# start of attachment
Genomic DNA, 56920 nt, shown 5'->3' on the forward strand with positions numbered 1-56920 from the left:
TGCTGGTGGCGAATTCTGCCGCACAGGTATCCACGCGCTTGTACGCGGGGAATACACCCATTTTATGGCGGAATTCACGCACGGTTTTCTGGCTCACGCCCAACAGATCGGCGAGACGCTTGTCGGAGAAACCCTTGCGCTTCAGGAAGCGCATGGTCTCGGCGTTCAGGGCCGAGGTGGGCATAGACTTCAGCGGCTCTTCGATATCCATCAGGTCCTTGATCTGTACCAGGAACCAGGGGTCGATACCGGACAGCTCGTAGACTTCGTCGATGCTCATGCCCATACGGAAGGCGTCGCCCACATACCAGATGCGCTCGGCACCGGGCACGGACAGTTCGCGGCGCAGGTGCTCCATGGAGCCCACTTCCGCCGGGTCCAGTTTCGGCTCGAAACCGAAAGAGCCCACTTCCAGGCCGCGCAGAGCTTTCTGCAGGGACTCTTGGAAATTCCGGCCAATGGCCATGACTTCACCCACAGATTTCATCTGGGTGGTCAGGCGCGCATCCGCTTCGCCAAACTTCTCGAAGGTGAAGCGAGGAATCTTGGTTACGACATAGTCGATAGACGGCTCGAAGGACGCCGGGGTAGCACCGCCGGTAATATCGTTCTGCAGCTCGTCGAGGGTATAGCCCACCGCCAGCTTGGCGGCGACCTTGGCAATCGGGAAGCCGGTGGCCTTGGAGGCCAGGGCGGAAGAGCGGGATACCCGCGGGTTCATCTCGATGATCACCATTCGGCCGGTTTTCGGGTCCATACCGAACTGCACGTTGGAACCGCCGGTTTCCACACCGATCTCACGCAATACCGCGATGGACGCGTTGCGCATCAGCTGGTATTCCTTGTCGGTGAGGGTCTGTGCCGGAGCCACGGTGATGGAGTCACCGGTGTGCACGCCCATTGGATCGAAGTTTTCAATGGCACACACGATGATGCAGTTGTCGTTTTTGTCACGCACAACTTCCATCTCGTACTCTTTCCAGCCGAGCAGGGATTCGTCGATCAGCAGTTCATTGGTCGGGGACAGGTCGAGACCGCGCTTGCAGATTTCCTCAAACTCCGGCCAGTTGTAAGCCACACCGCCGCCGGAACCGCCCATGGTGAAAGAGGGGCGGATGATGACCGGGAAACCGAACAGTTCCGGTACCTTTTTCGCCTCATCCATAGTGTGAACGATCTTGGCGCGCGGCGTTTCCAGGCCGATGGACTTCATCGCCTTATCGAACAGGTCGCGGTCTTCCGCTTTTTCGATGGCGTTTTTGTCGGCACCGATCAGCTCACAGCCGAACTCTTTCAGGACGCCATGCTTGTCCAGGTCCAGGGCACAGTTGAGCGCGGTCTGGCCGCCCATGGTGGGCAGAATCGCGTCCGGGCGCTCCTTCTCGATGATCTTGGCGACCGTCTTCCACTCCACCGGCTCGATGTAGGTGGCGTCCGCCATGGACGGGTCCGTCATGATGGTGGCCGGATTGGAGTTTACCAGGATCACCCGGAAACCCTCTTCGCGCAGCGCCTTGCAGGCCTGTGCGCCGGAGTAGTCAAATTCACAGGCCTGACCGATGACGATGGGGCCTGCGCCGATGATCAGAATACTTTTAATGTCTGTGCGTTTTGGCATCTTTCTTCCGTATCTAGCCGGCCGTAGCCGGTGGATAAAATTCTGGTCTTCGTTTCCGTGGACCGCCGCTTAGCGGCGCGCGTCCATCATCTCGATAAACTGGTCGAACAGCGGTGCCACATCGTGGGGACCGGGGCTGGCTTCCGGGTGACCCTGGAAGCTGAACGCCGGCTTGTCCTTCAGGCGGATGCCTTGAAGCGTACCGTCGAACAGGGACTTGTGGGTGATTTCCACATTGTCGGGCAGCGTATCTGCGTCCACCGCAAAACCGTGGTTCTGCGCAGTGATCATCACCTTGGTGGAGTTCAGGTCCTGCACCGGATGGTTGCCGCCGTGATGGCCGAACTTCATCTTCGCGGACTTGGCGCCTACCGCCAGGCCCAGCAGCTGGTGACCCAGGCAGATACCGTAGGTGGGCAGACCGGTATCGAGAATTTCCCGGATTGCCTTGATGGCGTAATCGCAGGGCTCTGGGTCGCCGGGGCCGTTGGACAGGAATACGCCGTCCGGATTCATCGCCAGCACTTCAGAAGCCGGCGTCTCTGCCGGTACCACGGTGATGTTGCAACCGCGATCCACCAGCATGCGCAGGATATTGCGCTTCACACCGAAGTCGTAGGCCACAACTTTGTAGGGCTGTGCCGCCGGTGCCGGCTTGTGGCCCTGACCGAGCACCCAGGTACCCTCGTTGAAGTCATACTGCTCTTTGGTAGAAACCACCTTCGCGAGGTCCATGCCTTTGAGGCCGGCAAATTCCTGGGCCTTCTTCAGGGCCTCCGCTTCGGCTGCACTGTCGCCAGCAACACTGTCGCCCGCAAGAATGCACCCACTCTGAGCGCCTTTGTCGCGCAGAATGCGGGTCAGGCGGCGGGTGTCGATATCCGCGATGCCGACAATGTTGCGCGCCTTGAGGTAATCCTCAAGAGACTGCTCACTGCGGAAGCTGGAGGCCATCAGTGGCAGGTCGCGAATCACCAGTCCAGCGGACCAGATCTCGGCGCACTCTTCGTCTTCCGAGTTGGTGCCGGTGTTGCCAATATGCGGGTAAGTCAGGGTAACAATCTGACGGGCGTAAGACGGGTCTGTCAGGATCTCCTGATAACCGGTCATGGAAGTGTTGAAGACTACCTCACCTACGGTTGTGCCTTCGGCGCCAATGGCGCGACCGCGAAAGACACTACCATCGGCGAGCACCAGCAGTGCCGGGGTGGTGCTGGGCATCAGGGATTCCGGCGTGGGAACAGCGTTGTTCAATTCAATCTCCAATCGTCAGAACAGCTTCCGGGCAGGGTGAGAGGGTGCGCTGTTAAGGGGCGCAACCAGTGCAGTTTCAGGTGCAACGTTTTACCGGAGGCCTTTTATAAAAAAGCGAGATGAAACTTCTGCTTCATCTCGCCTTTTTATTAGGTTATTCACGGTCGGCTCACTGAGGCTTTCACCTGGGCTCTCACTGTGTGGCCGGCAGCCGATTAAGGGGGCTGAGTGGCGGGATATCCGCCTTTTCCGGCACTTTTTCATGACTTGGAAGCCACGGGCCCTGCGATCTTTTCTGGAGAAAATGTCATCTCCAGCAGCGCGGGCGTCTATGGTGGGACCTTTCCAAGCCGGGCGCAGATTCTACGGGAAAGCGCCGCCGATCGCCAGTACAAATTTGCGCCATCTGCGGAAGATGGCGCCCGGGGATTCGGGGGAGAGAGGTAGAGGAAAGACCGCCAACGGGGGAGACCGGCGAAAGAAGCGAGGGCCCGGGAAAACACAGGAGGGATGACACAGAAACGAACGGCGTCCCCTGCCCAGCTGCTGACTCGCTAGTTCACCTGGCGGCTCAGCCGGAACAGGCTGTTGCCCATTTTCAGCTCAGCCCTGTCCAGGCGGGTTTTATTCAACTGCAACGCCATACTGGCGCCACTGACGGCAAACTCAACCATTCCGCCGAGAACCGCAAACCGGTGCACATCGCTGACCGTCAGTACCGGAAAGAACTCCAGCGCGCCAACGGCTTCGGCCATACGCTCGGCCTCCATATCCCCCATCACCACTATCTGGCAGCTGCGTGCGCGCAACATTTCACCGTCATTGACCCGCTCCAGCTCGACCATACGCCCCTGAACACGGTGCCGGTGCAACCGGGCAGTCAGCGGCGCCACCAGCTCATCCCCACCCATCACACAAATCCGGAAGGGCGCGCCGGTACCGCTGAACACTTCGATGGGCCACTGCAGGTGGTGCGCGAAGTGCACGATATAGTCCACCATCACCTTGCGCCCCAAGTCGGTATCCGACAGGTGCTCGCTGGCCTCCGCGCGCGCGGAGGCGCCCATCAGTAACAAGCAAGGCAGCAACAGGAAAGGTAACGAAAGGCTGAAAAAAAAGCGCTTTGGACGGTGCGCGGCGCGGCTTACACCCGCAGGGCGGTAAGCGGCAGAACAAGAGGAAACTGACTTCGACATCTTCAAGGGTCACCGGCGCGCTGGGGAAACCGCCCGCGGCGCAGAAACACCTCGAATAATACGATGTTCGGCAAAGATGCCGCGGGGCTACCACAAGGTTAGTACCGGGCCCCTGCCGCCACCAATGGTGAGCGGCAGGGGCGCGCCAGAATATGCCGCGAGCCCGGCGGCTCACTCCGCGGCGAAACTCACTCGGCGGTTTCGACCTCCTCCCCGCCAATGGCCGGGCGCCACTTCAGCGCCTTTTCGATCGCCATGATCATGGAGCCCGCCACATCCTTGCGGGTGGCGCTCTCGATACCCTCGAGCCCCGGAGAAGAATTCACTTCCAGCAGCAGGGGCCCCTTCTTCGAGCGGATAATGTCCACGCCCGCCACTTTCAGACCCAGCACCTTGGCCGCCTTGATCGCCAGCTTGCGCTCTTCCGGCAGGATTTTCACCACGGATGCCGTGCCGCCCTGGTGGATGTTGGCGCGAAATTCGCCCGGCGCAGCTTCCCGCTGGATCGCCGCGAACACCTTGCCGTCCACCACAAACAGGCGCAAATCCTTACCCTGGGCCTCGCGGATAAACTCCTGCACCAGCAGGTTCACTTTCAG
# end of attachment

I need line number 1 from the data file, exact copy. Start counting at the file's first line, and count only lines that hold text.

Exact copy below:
Genomic DNA, 56920 nt, shown 5'->3' on the forward strand with positions numbered 1-56920 from the left: